Saturday, March 2, 2013

Hotel room rates take the fast lift to top floor


Rates keep rising as preliminary estimates put 2012 visitor arrivals at 14.37 million

The Business Times |  Mar 02, 2013

In a year dogged by weak economic growth, hotel room rates in Singapore climbed to a record high, coming in at an estimated $261 for 2012 as a whole and making the city-state's average rate among the priciest in the region.

Those who stayed in luxury hotels here, paid an average room rate of $428 last year.

The hospitality industry closed the doors on 2012 - a year where GDP growth came in at 1.3 per cent - with an estimated $2.8 billion in room revenue, up 5.9 per cent from 2011, according to the Ministry of Trade and Industry's (MTI) 2012 Economic Survey of Singapore.

After slumping to $190 in 2009, the average room rate (ARR) has been growing steadily in recent years, increasing from $218 in 2010 and surpassing pre-crisis levels to hit $247 in 2011.

ARR jumped further to $261 last year and although the average occupancy rate (AOR) was flat, it still registered a respectable 86 per cent. This puts 2012 revenue per available room (RevPAR) - an indicator of performance - in the region of $226, up from $214 in 2011.

With room rates now hovering at historic levels, it remains to be seen whether tourists will start scaling back their average length of stay, especially given the strong Singapore dollar.

According to a CBRE Hotels report last year, Hong Kong had the highest average daily rate at US$248 (S$307) as at June 2012, followed by Singapore (US$230) and Seoul (US$185).

Preliminary estimates from STB show that occupancies at luxury and upscale hotels rose two percentage points to 82 per cent and one percentage point to 88 per cent respectively in 2012, while ARR for the two categories increased 7.2 per cent to $428 and 7.8 per cent to $301 respectively.

Meanwhile, occupancies for mid-tier and economy hotels were flat at 87 per cent and 85 per cent respectively, with economy hotels posting a flat ARR of $111 while mid-tier hotels saw a 4.7 per cent growth in ARR to $197.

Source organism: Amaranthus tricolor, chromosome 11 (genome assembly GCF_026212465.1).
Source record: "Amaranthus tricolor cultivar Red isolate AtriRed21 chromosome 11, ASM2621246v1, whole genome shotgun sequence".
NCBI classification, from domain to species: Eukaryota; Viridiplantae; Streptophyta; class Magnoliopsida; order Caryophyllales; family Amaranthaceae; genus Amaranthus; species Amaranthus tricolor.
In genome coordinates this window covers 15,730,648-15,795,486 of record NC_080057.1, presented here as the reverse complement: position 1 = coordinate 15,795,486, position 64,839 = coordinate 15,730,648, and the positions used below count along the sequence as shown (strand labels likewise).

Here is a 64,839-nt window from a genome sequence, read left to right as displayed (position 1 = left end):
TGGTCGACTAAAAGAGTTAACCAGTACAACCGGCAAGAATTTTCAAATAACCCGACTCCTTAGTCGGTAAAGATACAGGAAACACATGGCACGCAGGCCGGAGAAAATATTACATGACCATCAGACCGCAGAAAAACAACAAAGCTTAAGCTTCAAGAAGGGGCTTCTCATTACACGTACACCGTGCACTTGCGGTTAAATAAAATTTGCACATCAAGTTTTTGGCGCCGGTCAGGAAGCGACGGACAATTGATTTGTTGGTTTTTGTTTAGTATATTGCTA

In the fourth quarter of 2012, overall average occupancy softened slightly, dipping one percentage point to a still healthy 86 per cent, offset by a 2.2 per cent rise in ARR to $260.

But new supply coming onstream this year may put further pressure on occupancy rates, with 4,000 hotel rooms from 16 new hotels being launched over the course of this year, according to figures from CBRE Hotels. This is in contrast to a net supply of 1,200 rooms from eight hotels last year.

"We think occupancy for this year will be between 81 and 84 per cent," said Robert McIntosh, executive director of CBRE Hotels (Asia Pacific).

At the same time, CBRE Hotels projects that room rates will edge upwards only slightly to $270-$275 as hotels may be wary of ratcheting rates upwards given the supply injection, while RevPAR is expected to stay flat at about $226.

On the other hand, DBS Group Research analyst Derek Tan expects occupancies to hold at about 85-86 per cent this year, against a 3 per cent rise in RevPAR and ARR.

While RevPAR for the first quarter of 2013 may come in flat or lower year-on- year, partly due to the fact that 1Q12 benefited from trade visitors arriving for the 2012 Singapore Airshow, there is likely to be fairly good pick-up in ARR and occupancies after February, he noted.

The MTI report also showed that the nation attracted some 14.37 million visitors in 2012 judging from preliminary estimates, up nine per cent, as the pace of growth moderated from 2011 but met the Singapore Tourism Board's target of 13.5-14.5 million visitors

Mr Tan sees visitor arrivals growing to 15.3 million this year, as any scaling back of corporate budgets is likely to be offset by strong demand from leisure travellers, lured by new attractions such as the River Safari and Marine Life Park.

But while visitor arrivals to Singapore remain on an upward track, an equally - if not more important figure - is the total tourism receipts for 2012, which have yet to be released. Singapore had set a target of $23-24 billion in tourism receipts for 2012.

In 2011, visitor arrivals shot up 13 per cent to 13.2 million while tourism receipts surged 18 per cent to $22.3 billion.

At the recent Natas travel fair last weekend, visitorship figures were reportedly softer than expected at 53,300, lower than the 63,000 projected by organiser National Association of Travel Agents Singapore, possibly due to the overlap with the tail-end of the Chinese New Year period, industry players said.

Nonetheless, tour operator CTC Travel expects to post sales growth this year, although Alicia Seah, senior vice-president of marketing and public relations, noted that revenue could feel the impact of lower-priced outbound travel packages as a result of a strong Singapore dollar.
On the flip side, this benefits Singaporeans looking to travel, especially to destinations such as the US, Europe and Japan.

Ms Seah is also bullish about the cruise market owing to the new Marina Bay Cruise Centre, which is attracting larger cruise ships. "The cruise market for both inbound and outbound is very buoyant," she said.


Martin Koh | 86666 944 | R020968Z
Sherry Tang | 9844 4400 | R020241C

Senior Sales Director
DTZ Property Network Pte Ltd (L3007960A)
Email: marshe_inc@yahoo.com.sg


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